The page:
When I Can Read My Title Clear / Edition 1

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Editorial Reviews

Publishers Weekly - Publisher's Weekly
Cornelius, professor of history at Eastern Illinois University, shows in an academic study that encouragement from certain plantation owners, clandestine schools run by free blacks, and churches and missionary groups sponsoring Bible-reading for blacks were responsible for a considerably higher literacy level among slaves than is generally acknowledged. Diaries of abolitionists and freed slaves, and church records quoted here testify to the blacks' thirst for knowledge as a key to self-determination and emancipation. This desire, along with religious revivals of the early 1800s, alerted slave-owners to the danger of revolt and led to harsher slave codes regarding literacy. The author concludes with post-Civil War efforts to satisfy the newly freed slaves' ``greed for letters.'' Addressing the related impact of literacy and religion among slaves, the book makes a contribution to scholarship. Photos not seen by PW. (July)
Library Journal
For slaves, as for whites, literacy promised self-worth and access to scripture. Literacy meant liberation of mind and soul and sometimes even person. Literate slaves had status, often as preachers. Slaves learned to read and write by wit and deception, but also because some Christian whites taught them as part of missionary work on plantations or as a prelude to African colonization. Northern Bible and tract societies urged ``Bibles for slaves'' in the 1850s, but Southern resistance to both Northern interference and slave literacy generally limited that appeal. Still, says historian Cornelius, 10 percent of the slaves were literate. The assertion of widespread slave literacy is more speculation than fact, for it is impossible to gauge functional literacy. But Cornelius does show that the blacks' drive for education was well underway before emancipation. She draws on a variety of primary sources (slave narratives, slaveholders' diaries, church records, etc.) to support her thesis. This is a very useful book on a neglected topic. Recommended for university libraries.-- Randall Miller, St. Joseph's Univ., Philadelphia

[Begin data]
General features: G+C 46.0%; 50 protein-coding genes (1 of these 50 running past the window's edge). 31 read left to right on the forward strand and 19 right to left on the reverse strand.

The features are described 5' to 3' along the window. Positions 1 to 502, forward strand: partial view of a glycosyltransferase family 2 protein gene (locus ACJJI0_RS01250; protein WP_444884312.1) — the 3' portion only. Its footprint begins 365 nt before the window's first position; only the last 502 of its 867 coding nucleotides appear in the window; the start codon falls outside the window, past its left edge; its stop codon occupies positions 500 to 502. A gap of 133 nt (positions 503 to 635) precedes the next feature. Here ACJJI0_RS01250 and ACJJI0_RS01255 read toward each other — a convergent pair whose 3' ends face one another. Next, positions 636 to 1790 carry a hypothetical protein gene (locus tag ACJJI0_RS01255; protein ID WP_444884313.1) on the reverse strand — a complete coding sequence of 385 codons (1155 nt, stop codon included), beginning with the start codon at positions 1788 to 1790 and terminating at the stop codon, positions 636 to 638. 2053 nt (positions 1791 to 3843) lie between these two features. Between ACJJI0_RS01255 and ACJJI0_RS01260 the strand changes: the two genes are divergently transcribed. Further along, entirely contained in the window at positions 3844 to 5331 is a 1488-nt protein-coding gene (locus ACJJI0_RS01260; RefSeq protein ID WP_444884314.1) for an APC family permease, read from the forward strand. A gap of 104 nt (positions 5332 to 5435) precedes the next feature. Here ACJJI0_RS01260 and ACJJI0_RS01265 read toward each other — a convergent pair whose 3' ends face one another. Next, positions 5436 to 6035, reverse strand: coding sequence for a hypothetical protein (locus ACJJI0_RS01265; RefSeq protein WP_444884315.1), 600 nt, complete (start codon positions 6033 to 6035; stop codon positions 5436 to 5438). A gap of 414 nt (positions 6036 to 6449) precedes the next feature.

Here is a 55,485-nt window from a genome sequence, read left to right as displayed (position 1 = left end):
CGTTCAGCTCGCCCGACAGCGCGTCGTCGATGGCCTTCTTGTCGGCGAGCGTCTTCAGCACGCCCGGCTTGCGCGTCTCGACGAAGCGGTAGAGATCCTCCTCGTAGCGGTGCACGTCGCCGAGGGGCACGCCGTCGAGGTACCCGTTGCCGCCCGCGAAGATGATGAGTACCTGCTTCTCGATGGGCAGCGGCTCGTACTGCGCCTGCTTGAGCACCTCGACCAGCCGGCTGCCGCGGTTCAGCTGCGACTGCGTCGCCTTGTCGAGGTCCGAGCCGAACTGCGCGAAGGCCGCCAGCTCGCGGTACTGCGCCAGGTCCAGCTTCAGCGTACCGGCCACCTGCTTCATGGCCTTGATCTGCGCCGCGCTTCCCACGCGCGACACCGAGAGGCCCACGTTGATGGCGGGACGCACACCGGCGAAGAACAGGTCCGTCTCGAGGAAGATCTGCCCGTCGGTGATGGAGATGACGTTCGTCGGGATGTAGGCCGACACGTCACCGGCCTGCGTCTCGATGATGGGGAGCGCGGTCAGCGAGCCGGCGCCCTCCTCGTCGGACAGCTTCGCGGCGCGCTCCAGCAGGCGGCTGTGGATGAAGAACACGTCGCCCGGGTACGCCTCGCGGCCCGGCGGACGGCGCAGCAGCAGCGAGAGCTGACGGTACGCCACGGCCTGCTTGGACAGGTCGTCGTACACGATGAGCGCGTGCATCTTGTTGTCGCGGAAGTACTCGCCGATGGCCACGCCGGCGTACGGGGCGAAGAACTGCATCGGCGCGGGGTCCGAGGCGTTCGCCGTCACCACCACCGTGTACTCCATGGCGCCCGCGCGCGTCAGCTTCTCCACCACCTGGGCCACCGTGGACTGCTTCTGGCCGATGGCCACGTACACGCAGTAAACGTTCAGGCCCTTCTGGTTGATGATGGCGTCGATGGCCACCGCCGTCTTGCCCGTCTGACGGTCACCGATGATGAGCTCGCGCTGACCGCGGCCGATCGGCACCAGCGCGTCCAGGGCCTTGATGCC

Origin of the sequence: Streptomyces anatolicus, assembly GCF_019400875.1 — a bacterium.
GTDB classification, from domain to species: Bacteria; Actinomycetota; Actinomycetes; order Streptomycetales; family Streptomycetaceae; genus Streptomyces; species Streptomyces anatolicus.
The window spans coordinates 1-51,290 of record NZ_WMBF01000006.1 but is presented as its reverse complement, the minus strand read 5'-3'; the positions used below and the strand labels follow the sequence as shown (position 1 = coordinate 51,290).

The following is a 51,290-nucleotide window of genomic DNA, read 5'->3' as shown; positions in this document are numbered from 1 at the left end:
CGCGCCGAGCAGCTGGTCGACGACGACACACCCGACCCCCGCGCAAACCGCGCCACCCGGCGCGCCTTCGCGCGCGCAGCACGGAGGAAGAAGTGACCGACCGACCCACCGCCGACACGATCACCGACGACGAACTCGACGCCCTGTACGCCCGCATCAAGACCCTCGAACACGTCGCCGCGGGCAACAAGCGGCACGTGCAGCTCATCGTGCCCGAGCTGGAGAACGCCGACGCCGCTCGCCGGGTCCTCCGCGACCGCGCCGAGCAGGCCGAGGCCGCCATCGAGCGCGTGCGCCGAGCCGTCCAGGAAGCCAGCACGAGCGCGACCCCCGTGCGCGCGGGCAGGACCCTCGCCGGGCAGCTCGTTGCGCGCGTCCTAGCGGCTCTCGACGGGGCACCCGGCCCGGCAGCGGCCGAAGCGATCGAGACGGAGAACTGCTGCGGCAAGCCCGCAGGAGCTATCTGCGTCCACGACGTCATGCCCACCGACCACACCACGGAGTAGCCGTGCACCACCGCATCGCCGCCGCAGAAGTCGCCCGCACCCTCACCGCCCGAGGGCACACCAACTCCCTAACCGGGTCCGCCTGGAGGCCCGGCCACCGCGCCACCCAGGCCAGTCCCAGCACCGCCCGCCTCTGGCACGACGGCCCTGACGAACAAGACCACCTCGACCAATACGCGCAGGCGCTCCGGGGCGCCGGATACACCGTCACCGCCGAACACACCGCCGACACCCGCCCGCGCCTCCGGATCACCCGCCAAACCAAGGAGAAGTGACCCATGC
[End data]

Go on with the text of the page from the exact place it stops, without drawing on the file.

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Product Details

  • ISBN-13: 9780872498716
  • Publisher: University of South Carolina Press
  • Publication date: 10/1/1992
  • Edition description: REPRINT
  • Edition number: 1
  • Pages: 244
  • Product dimensions: 6.00 (w) x 9.00 (h) x 0.55 (d)

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